{2,5} | 3/4=75% |

{3,5} | 2/4=50% |

*Table 4*

I hope you understood how I formed the pairs. But still, I would like to explain- In step 2, we had 4 items left **[1,2,3,5]**. So I simply multiplied **1** with all items like** {1,2}, {1,3}, {1,5}**. Then I multiplied 2 with 3 and 5, so I got **{2,3}, and {2,5}**. And then 3 is multiplied by 5, so I got **{3,5}**.

And then for calculating the support of each pair, you need to refer again to** table 2**. For example, for **pair {1,2}**, you need to check** table 2**, how many people bought items 1 & 2 together.

So, according to **table 2**, only **one person** bought item** 1 & 2 together**, that’s why the **nominator is 1**. And the** total no of people is 4**, so the **denominator is 4**. So** 1/4=25%**. Similarly, I calculated the support of all pairs.

Now it’s time to filter out the pairs who have less support than the minimum support. So pair **{1,2} and {1,5}** have **25% support**. So I eliminate these two pairs for further steps.

**Step 4-**

Now we have following pairs-**{1,3},{2,3}, {2,5}, and {3,5}**. And in these pairs, we have item 1,2,3,5. Now it’s time to form** triplets** with these **four(1,2,3,5) items.**

Items | Support |

{1,3,5} | 1/4=25% |

{2,3,5} | 2/4=50% |

{1,2,3} | 1/4=25% |

{1,2,5} | 1/4=25% |

*Table 5*

In this table, I created all possible triplets in the same way as I formed pairs in the previous step. And similarly, I calculated support for all triplets in the same way as I did in the last step. So I think you understood how to form a triplet and calculate support.

Now let’s eliminate the triplets who have support less than the minimum support. And in this case, **{1,3,5},{1,2,5}, and {1,2,5}** are eliminated. We have only one triplet **{2,3,5}** who satisfies the minimum support.

**Step 5-**

Now we need to **form an association rule **with this** triplet-{2,3,5}**. As we have only three items, so we can generate rules something like that-

Rules | Support | Confidence |

(2^3)->5 | 2 | 2/2=100% |

(3^5)->2 | 2 | 2/2=100% |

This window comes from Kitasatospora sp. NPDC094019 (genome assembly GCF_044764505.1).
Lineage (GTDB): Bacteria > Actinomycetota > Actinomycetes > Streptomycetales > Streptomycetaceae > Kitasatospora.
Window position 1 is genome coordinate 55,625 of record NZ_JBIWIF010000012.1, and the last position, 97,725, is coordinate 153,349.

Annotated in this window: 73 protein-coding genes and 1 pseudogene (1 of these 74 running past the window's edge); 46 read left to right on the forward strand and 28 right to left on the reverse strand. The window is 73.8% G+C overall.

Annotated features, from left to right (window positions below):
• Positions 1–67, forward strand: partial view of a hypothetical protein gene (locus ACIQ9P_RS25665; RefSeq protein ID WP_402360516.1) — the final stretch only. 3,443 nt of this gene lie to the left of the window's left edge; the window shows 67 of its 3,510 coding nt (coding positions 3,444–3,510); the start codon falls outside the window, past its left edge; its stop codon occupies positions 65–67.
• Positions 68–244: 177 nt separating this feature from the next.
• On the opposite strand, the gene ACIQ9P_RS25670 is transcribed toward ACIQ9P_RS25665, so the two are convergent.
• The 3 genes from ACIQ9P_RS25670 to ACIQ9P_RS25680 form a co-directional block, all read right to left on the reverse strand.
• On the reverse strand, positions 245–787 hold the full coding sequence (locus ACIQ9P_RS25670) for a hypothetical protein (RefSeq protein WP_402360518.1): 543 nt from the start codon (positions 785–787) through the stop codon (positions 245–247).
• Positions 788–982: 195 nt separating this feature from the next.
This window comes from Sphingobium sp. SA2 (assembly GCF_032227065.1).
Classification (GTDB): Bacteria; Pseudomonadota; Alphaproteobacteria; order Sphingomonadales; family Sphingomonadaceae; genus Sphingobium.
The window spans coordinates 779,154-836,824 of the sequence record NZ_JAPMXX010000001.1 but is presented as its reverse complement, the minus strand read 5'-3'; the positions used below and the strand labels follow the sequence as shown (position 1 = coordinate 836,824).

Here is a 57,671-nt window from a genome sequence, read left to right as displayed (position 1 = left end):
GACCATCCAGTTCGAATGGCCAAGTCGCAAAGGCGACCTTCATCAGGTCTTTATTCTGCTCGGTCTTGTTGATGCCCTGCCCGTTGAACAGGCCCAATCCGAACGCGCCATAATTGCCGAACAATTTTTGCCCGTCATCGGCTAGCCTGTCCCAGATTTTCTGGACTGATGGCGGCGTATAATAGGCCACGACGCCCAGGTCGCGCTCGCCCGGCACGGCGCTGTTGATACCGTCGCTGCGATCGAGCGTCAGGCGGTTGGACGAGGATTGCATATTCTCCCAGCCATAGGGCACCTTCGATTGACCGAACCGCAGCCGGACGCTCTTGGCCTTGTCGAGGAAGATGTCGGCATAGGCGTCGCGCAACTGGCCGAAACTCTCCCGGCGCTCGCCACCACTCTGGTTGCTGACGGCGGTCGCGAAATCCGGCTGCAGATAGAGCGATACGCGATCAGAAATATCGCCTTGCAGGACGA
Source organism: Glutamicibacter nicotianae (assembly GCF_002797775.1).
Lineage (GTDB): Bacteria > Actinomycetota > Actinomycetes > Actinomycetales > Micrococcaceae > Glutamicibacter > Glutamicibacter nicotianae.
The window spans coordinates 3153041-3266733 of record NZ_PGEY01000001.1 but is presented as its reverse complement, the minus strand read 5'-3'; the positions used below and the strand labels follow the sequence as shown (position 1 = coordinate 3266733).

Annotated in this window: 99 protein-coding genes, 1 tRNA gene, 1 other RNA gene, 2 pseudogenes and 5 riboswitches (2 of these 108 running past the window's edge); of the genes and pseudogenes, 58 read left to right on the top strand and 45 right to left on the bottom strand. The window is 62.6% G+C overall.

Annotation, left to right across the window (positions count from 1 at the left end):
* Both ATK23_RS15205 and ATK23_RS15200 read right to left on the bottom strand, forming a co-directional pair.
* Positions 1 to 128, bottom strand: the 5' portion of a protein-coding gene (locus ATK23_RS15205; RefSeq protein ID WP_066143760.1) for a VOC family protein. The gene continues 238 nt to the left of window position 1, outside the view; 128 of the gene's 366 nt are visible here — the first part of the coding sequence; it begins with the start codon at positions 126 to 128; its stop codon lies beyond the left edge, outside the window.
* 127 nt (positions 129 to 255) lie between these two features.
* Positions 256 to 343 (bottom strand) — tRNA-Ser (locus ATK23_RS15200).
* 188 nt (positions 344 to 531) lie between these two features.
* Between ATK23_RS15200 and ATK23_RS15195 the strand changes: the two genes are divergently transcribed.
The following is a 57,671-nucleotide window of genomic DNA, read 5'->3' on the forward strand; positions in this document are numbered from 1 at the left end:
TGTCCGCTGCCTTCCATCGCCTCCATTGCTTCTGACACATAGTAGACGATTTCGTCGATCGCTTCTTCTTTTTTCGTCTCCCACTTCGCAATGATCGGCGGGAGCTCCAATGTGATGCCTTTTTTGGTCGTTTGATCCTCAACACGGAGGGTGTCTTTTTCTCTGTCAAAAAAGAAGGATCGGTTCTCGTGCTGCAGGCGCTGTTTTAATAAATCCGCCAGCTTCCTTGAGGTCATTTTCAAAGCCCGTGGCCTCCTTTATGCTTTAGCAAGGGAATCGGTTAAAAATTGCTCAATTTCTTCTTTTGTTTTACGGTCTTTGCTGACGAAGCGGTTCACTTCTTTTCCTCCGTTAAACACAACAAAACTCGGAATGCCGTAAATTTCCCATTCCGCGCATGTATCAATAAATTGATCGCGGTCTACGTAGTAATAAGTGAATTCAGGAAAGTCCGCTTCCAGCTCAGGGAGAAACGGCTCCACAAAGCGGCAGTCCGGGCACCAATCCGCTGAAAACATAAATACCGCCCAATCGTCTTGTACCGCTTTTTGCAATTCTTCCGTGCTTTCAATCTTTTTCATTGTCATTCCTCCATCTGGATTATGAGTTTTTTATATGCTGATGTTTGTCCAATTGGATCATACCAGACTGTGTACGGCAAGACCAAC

(2^5)->3 | 2 | 2/3=66% |

2->(3^5) | 2 | 2/3=66% |

5->(2^3) | 2 | 2/3=66% |

3->(2^5) | 2 | 2/3=66% |

*Table 6*

In this table, I created rules with three items {2,3,5}. I hope you understood how I created the rules, simply by replacing 2, 3, and 5.

But you might be confused with **Support as 2**. Right…? So I put support as 2 in all the rules because these rules are generated by the **triplet {2,3,5}** and this triplet occurs **2** times in **Table 2**. So the** support count of {2,3,5} is 2.** That’s why I put support as 2. I hope now you understood.

Now, the next is-

**How I calculated the confidence of all rules?**

##### So, let’s understand-

The formula of** confidence** is= **S(AUB)/S(A)**

I will explain the calculation for the rule **(2^3)->5**. Similarly, you can calculate the confidence for all other rules.

So consider** (2^3)** **as** **A** and** 5 as B.**

According to the formula=**S(AUB)/S(A)**

=S((2^3)U5)/S(2^3)

= 2/2

=**100%**

Here the support of **S(2^3)U5) is 2** because all three items come from **triplet {2,3,5}** whose s**upport count is 2**. And the **support of S(2^3) is 2 **because the **pair {2,3} has support count 2**->refer **Table 4.**

I hope now you understood. Similarly, you can calculate the confidence of other rules. After calculating the confidence of all rules, compare with the threshold value of Confidence. In the beginning, I set the threshold value for **confidence as 70%.**

So the rules who have less than 70% confidence are eliminated. After eliminating the rules, we have only two rules left that satisfy the threshold value and these rules are-

**(2^3)->5****(3^5)->2**

So, these are the two final and **strong association rules** that are generated by using the **Apriori Algorithm.** I hope now you understood how the apriori algorithm works.

So, that’s all about Apriori Algorithm. Now it’s time to wrap up!

**Conclusion**

I tried to write this article in an easy way so that you understand the Apriori Algorithm easily. I hope you understood the whole concept of the **Apriori Algorithm**. But still, if you have some doubt, feel free to ask me in the comment section.

All the Best!

Happy Learning!

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### Written By Aqsa Zafar

Founder of MLTUT, Machine Learning Ph.D. scholar at Dayananda Sagar University. Research on social media depression detection. Create tutorials on ML and data science for diverse applications. Passionate about sharing knowledge through website and social media.

Enrique Peña Nietothanks to whoever wrote this, not just because of the information, but for the nice way it was explained

aqsazafarGlad that you found this article helpful.